Perry, by the way, born in 1896, was a veteran of the Allied Expeditionary Forces in France; part of a machine-gun battalion, he’d been wounded in action. Like her, he got his bachelor’s degree at the University of Illinois.
Perry and Lena were the children of Jessie William and Sidney Elizabeth (or Elizabeth S.?) (Cochonour) Rhue and grew up in the Champaign-Urbana, Illinois, area.
Somehow or other, her path seems to have led from commerce and agricultural interests to social welfare work, because her professional position in this state was with the Missouri Association for Social Welfare, whose papers from 1908 to 1971 are housed at the Western Historical Manuscripts Collection in Columbia. I guess I can see how, during the Great Depression, agricultural work could easily have turned into social work.
Maybe I’ll have to go visit those records someday. I wonder how Lena got to Missouri? My dad says she played an important role during the foundational years of the Missouri Association for Social Welfare, that she did great work on behalf of orphans, destitute folks, and others in need.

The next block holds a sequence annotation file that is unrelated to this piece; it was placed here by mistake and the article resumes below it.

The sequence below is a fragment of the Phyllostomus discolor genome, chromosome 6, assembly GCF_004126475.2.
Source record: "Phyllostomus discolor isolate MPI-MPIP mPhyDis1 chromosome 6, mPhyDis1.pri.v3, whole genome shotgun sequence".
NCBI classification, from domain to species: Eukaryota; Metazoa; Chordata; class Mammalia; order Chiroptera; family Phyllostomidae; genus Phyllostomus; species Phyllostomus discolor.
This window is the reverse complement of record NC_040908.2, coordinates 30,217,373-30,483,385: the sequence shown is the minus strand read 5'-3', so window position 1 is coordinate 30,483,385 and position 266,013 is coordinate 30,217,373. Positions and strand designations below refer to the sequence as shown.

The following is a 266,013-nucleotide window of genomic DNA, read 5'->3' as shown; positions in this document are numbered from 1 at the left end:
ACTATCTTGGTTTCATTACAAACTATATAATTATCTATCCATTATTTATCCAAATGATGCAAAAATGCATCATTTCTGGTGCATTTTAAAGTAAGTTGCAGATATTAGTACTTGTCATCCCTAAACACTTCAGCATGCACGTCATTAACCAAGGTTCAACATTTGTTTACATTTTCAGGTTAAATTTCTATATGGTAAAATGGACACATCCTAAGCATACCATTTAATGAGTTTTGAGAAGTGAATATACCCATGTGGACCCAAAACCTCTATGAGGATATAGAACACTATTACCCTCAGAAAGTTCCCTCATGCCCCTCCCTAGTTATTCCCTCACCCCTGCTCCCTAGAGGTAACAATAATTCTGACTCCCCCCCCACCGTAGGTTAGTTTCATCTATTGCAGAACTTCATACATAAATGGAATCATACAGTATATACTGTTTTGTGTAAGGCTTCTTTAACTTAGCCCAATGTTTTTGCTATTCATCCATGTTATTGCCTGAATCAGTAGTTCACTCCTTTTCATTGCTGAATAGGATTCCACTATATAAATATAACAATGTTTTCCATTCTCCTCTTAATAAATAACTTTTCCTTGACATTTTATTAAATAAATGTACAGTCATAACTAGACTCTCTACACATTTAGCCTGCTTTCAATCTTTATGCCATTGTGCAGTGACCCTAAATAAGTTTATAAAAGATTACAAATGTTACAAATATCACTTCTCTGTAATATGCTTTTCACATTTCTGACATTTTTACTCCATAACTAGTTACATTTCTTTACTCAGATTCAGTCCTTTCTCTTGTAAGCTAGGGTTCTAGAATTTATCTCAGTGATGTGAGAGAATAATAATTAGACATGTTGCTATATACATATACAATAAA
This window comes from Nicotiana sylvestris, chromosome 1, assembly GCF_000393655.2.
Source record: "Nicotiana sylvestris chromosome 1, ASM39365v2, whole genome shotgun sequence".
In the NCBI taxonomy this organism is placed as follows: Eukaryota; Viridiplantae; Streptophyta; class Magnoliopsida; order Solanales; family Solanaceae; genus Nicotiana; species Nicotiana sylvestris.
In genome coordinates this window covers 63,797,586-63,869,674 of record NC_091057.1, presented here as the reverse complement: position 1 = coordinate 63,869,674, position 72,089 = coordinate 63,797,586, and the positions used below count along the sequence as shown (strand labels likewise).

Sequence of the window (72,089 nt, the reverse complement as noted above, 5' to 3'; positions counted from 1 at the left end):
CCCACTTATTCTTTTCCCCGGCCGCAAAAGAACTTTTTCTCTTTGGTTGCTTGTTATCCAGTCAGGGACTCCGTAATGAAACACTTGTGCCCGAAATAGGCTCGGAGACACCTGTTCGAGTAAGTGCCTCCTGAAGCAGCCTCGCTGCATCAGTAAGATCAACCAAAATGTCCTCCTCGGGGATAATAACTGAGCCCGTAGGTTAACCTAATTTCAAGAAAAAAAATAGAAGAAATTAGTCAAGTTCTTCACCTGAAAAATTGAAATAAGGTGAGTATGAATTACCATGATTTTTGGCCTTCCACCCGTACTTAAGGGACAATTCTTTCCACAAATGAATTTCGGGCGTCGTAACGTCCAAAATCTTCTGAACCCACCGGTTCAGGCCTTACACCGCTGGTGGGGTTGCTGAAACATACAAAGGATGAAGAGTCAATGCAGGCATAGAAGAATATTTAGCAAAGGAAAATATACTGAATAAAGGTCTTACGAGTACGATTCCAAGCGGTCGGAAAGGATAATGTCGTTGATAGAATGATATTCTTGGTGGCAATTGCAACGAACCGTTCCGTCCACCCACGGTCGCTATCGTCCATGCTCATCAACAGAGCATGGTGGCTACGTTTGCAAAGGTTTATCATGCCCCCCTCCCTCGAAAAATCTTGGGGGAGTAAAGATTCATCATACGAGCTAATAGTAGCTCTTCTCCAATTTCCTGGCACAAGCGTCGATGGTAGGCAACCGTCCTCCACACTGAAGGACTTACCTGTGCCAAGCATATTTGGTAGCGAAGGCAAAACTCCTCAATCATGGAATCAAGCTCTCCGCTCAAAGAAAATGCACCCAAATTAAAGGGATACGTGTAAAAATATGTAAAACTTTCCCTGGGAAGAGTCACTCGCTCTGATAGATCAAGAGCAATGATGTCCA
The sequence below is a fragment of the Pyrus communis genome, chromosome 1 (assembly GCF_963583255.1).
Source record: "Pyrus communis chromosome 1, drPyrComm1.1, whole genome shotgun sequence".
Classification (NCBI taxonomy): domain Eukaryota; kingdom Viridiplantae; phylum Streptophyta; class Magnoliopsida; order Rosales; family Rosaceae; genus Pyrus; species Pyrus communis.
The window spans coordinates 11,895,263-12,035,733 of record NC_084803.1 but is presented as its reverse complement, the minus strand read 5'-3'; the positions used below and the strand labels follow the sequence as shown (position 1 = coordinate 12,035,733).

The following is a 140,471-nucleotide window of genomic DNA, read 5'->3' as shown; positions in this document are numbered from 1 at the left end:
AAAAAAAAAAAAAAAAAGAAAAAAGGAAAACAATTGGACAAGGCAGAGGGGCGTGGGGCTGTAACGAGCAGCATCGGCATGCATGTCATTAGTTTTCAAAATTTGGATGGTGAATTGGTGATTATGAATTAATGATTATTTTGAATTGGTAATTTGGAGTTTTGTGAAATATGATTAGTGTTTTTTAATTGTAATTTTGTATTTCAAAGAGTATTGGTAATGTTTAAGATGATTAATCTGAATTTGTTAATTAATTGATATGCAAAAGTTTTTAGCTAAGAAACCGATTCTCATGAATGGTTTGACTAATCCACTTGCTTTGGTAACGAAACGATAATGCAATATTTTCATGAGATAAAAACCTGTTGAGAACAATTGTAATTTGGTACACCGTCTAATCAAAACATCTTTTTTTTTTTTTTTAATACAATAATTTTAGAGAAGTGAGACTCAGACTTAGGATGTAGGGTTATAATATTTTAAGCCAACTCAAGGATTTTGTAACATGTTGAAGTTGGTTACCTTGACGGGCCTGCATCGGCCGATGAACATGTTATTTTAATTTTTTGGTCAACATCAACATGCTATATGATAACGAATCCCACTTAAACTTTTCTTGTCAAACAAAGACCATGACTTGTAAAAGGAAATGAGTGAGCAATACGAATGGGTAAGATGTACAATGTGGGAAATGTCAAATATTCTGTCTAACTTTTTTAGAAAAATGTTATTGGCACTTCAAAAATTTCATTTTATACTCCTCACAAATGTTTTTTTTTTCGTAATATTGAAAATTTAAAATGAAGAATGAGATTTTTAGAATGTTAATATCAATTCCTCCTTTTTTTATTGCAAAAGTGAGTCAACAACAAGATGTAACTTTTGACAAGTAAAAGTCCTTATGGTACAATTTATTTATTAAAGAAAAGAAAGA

Dad recalls how Lena came to leave this house; she had gotten quite elderly, and she started seeing things that weren’t there, and talking to people only she could see. One day, Dad said, she had her front door open to let air through the screen door (which by itself is no big deal), and he knocked lightly to get her attention and then opened the screen door a little in order to hand in her newspaper, which had been lying outside. At this, she suddenly exclaimed that a small dog had just rushed into her apartment as he opened the door! A dog only she could see. It wasn’t long after this that some of her trusted friends found alternative living arrangements for her, and she never returned to good old Elm Street.